Title: HOME Author: Alison Neuman Publisher: DreamWrite Publishing Pages: 28 Genre: Children’s Picture Book
Fluffy, the cat, knew the minute she met Levi that he would become fast
friends with the friendly mouse using a special wheelchair. In the third
installment of their adventures, join Fluffy, Levi, and his family on
their final leg of adventure to find their forever homes together.
Book Review: Can cats and mice be friends? They sure can in Alison Neuman's darling new picture book, Home. It seems Fluffy, the cat, needs to get to her forever home and it's Levi, the mouse, to the rescue. Follow the capers of these two as they head out into the city to find Fluffy's home. But wait - where does a mouse fit in? Will he be liked by Fluffy's family or will they get out the mousetraps? Read HOME to find out! I give it 5 rainbows!
Alison Neuman is a writer, author, choreographer, and dance artist,
who is passionate about sharing underrepresented voices. She holds a
Bachelor’s of Applied Communications Degree, a diploma in Professional
Writing, and a Master of Arts degree with a focus on Educational
Fluffy, the cat, knew the minute she met Levi that he would become
fast friends with the friendly mouse using a special wheelchair. In the
third installment of their adventures, join Fluffy, Levi, and his family
on their final leg of adventure to find their forever homes together.
Thanks for this interview, Alison.I’ve always wanted to write children’s books.When did you determine that writing for
children was for you?
Thank you for hosting me on your blog. It was just a few years ago when
I decided I would like to explore writing for children because of the quality
of the books that were in the market. I rediscovered children’s books within
the past few years as I was reading aloud to my mom, who had dementia. The
books we read would take my mom and me on an adventure beyond our manual
wheelchair and our bodies experiencing
challenges due to our health.
What was the inspiration behind your children’s book, Home?
Home is the last book in the
Friends and Family Series. I started the first book in the series called Don't
Eat Family, about a cat (Fluffy) who meets a mouse (Levi) experiencing a
disability, and they become friends. My mom's childhood pet inspired the cat,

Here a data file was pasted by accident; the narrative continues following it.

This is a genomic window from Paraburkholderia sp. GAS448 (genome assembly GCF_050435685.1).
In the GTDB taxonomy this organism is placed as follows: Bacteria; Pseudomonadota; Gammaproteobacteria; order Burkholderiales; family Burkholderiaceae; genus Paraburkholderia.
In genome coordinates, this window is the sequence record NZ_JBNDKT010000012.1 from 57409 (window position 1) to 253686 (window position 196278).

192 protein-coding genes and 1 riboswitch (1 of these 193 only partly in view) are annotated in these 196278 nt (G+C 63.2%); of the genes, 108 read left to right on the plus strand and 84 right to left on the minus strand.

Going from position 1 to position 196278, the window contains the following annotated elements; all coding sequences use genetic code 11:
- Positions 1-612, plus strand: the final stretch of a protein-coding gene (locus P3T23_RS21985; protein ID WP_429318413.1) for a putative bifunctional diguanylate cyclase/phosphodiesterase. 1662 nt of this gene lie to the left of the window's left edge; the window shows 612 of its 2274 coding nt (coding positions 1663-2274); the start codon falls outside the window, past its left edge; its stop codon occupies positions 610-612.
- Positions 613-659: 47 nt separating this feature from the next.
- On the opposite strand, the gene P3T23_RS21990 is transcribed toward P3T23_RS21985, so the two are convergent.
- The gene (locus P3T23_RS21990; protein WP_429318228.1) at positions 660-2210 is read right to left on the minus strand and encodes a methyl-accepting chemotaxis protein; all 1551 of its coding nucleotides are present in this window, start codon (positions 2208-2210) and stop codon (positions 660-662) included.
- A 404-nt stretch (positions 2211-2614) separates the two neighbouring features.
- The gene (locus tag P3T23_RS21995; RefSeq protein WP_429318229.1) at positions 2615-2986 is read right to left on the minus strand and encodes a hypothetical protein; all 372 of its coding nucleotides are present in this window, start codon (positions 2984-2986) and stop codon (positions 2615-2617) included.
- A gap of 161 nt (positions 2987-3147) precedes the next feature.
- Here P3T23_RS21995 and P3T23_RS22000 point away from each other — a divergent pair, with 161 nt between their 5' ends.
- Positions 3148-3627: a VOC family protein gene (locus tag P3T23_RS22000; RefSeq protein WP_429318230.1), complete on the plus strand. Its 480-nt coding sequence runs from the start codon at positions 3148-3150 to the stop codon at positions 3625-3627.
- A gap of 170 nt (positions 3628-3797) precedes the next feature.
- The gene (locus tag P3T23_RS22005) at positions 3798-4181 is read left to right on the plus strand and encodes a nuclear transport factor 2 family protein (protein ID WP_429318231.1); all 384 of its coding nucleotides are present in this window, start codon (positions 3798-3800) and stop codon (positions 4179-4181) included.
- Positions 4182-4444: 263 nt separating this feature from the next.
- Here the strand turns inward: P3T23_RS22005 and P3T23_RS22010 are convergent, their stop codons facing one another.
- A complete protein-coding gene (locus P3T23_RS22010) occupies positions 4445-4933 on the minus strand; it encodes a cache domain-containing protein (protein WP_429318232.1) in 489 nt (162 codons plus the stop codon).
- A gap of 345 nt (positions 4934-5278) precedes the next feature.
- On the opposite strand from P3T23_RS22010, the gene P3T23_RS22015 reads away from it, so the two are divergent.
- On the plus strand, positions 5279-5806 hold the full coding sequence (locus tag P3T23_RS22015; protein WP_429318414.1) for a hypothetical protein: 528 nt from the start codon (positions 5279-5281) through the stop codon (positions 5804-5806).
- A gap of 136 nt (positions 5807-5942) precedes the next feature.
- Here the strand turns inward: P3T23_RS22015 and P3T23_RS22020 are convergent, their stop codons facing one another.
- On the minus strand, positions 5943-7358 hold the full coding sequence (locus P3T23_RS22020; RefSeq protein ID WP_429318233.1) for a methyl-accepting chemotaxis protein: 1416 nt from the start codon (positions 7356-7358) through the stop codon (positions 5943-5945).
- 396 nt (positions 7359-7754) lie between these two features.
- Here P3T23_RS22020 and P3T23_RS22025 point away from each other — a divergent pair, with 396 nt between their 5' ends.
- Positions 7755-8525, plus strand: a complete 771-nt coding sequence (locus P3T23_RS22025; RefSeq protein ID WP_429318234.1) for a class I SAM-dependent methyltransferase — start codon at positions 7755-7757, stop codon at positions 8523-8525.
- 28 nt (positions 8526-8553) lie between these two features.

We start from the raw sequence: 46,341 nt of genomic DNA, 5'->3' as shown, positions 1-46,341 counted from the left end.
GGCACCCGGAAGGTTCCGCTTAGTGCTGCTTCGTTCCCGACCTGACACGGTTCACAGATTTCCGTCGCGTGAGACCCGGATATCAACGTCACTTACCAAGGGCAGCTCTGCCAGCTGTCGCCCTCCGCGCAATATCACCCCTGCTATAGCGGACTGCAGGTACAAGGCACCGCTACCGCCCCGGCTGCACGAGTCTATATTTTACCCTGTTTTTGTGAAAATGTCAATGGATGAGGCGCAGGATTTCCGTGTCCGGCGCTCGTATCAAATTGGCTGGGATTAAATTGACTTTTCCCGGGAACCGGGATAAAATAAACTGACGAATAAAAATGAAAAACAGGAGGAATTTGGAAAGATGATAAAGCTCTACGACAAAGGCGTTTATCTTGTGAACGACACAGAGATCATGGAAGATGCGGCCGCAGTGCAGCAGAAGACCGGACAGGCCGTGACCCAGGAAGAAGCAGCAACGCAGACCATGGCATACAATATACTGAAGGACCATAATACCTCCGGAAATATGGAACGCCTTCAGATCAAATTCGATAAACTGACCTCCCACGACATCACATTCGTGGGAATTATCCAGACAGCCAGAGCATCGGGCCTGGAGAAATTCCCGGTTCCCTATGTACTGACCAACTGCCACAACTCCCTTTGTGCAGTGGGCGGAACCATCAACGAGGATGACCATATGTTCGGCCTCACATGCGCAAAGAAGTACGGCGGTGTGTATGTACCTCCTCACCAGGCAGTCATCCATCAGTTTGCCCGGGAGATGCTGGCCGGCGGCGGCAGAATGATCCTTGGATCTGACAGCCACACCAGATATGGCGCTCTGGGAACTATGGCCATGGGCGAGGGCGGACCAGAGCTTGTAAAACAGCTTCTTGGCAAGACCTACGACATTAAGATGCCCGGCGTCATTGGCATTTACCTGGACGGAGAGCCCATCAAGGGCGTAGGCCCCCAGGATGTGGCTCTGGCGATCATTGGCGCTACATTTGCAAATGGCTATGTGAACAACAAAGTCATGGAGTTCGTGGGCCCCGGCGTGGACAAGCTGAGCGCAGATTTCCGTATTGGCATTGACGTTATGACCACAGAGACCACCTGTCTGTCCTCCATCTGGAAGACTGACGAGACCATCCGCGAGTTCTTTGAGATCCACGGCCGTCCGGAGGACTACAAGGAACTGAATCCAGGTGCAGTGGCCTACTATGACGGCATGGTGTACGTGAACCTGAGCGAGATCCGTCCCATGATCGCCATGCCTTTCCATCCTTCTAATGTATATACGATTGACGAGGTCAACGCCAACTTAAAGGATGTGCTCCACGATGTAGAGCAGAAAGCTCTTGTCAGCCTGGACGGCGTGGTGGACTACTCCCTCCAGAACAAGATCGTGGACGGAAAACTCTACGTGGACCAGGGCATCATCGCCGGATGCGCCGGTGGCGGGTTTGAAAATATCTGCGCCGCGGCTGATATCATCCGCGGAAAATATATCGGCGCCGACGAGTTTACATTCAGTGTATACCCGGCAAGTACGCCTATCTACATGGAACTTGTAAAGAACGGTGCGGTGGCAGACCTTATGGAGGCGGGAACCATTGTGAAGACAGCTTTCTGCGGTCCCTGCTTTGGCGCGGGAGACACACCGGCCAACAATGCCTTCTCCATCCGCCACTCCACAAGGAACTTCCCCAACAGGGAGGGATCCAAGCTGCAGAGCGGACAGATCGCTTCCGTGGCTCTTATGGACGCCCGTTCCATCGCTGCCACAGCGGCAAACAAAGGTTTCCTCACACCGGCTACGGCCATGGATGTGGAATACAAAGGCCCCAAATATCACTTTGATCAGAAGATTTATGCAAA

and the mouse experiencing a disability is the literary character I wished I
had to identify with when I was a child. The follow-up book, Help From
Friends, was about ability and adventures between friends. Home
explores the journey of memories and friendships as Fluffy brings her friend
Levi and his family back to the safety of her home.
How do you get into the mind of a child to create a fun reading
experience?Are you around kids?Are you a kid at heart?
To create an enjoyable reading experience, I found being around children
and hearing their discussions helped in the writing process of the book. I have
friends who have children and they have provided talks and visits to let their
children influence the content and experiences in the series. Yes, I am a kid
at heart because I still find wonder in the world and excitement in activities
and new adventures.
What was your favorite book as a child?
While I had so many books in which I loved as a child, one of my
favourites was Ramona the Pest, by Beverly Cleary, and also the Nancy
What kind of advice would you give writers who would like to write
Read lots in the children’s genre in which you wish to write, so you
have an idea about the content, language, and topics of stories.
What are your goals for the future?More children’s books?
My goals for the future are to pursue writing more books, the first of
which being a project I have been working on for several years called Hindsight.
Hindsight is about a young woman, Olivia, who is experiencing a
disability and balancing University and work, grieving the loss of a parent,
and searching for love. She begins researching a story for her university paper
and discovers a secret that, when revealed, will threaten not only her life but
also her family and love. I intend to write more children’s books in the future
and have some new characters and adventures percolating.
year, Newt Gomez survived a bear attack and now he’s found a bear
statue that maybe grants wishes. As the wishes come true around him, he
becomes increasingly ready to make his own wish – to move to the
mainland where his extended family lives, become part of a community
where he’s not the only Latinx kid, and to also be free of his bad
dreams about the attack. But then, as things so often do, everything
A magical story of recovery and growth in the most unusual of landscapes, this is a coming of age story with a lot of heart.
On These Magic Shores by Yamile Saied Méndez
Soledad Miranda has responsibilities. She looks after her two sisters